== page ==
A satellite image of the western part of the Uvs Lake basin

Lake Uvs Basin

Main article: Uvs Nuur Basin

The Uvs Lake is the terminal basin for the Uvs Lake Basin, which covers an area of 70,000 km2 and represents one of the best-preserved natural steppe landscapes of Eurasia. The border between Mongolia and Russia runs through the northern periphery of the basin. Here the world's most northern desert meets the world's most southern tundra zone.[8] Apart from the Uvs Lake, the basin comprises several smaller lakes. As these lakes lie to the north of other inland seas of Central Asia, they are of key importance for waterfowl migration.

Uvs Lake drainage basin

Since the basin spans the geoclimatic boundary between Siberia and Central Asia, temperatures may vary from −58 °C in winter to 47 °C in summer. Despite its harsh climate, the depression is home to 173 bird species and 41 mammal species, including the globally endangered snow leopard, argali, and Asiatic ibex. The population density is low here. The lack of industry and the reliance of the inhabitants on traditional ways such as nomadic pasturing have little impact on the landscape and allow the ecosystem to remain relatively pristine.[9]

In 2003, the UNESCO listed the Uvs Lake Basin as a natural World Heritage Site.[10] It was nominated as "one of the largest intact watersheds in Central Asia where 40,000 archeological sites can be found from historically famous nomadic tribes such as the Scythians, the Turks and the Huns."[11] This transboundary patrimony is one of the largest sites inscribed in the World Heritage List to date.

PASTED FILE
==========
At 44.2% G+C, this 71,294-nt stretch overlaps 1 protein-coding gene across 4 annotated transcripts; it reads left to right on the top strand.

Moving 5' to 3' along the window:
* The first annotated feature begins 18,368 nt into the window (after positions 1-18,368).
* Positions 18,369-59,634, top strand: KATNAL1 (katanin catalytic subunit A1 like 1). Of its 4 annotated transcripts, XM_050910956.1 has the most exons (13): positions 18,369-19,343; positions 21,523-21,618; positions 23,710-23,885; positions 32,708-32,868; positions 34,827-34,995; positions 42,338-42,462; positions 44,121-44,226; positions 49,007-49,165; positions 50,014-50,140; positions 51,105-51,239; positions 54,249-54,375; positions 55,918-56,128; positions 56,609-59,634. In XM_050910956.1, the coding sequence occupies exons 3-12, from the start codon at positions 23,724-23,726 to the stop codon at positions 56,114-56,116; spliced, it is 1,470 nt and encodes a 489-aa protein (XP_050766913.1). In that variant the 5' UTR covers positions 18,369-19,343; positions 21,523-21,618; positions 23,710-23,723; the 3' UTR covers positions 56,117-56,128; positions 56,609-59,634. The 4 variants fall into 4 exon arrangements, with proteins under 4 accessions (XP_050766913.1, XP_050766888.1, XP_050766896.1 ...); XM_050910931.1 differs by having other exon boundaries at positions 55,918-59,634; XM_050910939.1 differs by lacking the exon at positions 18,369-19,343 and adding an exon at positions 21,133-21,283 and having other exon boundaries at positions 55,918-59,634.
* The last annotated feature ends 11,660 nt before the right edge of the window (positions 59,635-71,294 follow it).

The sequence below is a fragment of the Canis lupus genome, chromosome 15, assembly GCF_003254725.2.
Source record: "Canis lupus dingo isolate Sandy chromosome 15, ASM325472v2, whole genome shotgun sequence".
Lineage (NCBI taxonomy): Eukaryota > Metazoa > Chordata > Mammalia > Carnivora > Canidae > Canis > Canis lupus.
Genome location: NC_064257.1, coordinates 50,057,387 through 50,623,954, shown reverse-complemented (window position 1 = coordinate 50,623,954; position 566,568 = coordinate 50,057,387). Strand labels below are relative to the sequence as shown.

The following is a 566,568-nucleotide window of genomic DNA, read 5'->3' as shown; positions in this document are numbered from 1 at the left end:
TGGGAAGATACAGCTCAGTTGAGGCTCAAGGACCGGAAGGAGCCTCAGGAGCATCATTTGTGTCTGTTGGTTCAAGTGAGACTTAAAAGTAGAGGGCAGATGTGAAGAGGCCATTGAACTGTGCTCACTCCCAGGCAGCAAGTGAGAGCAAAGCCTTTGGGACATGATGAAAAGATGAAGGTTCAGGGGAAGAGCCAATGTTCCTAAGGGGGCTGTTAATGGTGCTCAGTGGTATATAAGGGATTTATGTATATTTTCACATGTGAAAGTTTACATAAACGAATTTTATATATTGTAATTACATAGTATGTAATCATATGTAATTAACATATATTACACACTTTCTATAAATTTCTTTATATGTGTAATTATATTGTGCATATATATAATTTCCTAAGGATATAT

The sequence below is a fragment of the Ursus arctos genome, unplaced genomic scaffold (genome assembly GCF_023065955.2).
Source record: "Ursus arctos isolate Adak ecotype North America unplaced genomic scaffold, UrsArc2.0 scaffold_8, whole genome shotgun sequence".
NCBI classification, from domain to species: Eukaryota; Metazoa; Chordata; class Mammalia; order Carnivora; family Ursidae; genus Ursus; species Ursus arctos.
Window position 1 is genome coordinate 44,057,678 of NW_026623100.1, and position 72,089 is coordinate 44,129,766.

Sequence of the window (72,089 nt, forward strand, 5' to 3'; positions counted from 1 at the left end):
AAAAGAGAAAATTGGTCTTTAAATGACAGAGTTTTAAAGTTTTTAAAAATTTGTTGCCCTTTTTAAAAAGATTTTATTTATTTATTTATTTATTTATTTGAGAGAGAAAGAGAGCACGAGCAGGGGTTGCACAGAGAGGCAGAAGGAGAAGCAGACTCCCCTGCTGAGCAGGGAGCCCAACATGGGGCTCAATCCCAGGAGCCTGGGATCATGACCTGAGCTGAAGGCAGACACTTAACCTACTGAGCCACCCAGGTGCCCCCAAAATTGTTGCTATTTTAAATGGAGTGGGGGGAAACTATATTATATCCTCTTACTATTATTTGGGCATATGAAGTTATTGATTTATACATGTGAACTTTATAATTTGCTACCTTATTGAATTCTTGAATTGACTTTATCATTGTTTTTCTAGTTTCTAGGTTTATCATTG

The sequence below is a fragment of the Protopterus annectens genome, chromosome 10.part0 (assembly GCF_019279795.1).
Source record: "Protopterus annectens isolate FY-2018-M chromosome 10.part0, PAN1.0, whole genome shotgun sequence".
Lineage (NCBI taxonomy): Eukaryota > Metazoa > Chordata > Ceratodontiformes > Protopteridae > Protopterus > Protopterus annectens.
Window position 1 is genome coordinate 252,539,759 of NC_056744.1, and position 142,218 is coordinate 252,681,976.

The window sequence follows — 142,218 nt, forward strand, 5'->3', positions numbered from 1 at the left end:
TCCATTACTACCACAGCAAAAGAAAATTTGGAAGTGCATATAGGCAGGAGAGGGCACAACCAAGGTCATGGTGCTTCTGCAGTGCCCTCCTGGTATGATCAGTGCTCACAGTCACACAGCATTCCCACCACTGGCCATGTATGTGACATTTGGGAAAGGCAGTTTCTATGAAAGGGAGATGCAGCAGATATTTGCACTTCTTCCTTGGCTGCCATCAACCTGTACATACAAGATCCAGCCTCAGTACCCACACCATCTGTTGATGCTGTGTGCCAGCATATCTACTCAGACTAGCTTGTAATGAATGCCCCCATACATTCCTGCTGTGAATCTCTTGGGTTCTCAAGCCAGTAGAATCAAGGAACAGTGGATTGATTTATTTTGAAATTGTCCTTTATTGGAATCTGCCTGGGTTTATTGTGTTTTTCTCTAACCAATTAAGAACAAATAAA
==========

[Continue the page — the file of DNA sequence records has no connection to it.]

1. ^ "Lake Uvs and its surrounding wetlands". Ramsar Sites Information Service. Retrieved 25 April 2018.
  2. ^ "Увс нуур". www.medeelel.mn. Archived from the original on 2012-08-04. Retrieved 2008-02-08.
  3. ^ The Folk-lore Journal. (1886). United Kingdom: Folk-lore Society. P. 32 Folk-lore Society IV
  4. ^ a b Jon Davies. "Mongolia" (PDF). International Water Management Institute. Archived from the original (PDF) on 2008-05-28. Retrieved 2008-02-10.
  5. ^ Erdene-Ochir Badarch. "Uvs Nuur Basin; World Natural Heritage Site" (PDF). United Nations Institute for Training and Research. Archived from the original (PDF) on 2008-05-28. Retrieved 2008-02-10.
  6. ^ The Integrated Taxonomic Information System (ITIS)&Species 2000. "Catalogue of Life: 2007 Annual Checklist". The Integrated Taxonomic Information System (ITIS)&Species 2000. Retrieved 2008-06-27.((cite web)): CS1 maint: numeric names: authors list (link)
  7. ^ "World Heritage Protection Extended to Five Natural Sites". Environmental News Service. 2003. Retrieved 2008-02-10.
  8. ^ "Ubsu-Nur Accepted into World Network of Biosphere Reserves". ISAR. Archived from the original on 2007-09-20. Retrieved 2006-12-31.
  9. ^ "The Ubsunur Hollow". Greenpeace. Retrieved 2006-12-31.
  10. ^ "Uvs Nuur Basin". whc.unesco.org. Retrieved 2007-01-16.
  11. ^ "Russia's First World Heritage Site". Retrieved 2006-12-31.